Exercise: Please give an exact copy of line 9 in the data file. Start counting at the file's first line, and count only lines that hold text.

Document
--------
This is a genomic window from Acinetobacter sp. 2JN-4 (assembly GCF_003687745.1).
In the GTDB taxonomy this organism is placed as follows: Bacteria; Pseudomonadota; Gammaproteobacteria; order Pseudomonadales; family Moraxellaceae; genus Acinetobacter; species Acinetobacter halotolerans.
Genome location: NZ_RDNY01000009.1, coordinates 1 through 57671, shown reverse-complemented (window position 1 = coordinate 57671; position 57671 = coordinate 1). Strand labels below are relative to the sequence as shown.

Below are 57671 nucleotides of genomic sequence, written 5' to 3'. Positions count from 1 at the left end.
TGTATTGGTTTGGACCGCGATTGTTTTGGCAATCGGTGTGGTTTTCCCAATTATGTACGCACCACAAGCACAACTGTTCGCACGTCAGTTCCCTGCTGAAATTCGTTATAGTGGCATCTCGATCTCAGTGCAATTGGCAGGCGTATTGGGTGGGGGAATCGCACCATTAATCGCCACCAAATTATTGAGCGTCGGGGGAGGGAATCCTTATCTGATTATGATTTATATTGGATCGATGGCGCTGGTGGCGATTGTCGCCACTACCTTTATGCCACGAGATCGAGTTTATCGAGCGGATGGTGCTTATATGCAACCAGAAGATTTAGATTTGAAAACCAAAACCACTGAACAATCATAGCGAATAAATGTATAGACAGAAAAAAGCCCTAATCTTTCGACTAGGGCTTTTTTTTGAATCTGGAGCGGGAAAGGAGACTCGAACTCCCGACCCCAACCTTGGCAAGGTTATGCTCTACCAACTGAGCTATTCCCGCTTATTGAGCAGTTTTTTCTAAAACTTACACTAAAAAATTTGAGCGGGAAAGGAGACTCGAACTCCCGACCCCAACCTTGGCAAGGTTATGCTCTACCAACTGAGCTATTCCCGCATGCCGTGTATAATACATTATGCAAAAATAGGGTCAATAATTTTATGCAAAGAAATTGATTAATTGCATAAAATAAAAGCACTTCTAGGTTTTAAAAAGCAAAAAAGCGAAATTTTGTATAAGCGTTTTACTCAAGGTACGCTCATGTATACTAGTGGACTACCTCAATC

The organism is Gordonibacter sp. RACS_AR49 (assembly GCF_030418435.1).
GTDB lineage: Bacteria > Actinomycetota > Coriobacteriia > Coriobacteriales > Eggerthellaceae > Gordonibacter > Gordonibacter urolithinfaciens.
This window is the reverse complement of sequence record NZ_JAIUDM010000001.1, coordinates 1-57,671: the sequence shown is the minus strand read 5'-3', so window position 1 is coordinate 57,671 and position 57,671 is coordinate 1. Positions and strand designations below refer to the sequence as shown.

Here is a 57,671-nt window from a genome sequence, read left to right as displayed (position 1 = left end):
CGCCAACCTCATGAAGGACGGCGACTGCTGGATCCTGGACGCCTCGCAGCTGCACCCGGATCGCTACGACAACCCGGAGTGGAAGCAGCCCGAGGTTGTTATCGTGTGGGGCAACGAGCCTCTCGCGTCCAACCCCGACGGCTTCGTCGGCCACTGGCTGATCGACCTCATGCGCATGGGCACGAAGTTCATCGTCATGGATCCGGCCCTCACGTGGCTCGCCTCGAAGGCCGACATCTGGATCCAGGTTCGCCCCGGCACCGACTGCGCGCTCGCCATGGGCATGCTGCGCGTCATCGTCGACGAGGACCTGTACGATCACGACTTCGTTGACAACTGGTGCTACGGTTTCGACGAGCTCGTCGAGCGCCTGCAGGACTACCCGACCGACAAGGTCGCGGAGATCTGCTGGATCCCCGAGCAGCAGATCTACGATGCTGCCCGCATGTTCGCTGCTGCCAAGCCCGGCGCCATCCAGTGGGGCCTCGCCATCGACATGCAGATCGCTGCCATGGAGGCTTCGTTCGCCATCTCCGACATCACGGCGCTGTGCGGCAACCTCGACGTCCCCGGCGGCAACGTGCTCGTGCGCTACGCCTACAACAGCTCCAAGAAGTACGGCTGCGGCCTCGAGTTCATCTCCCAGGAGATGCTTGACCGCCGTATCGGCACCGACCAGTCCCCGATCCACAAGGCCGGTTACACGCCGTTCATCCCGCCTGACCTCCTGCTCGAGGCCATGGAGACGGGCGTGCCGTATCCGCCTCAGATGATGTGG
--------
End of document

Here is a 57,671-nt window from a genome sequence, read left to right as displayed (position 1 = left end):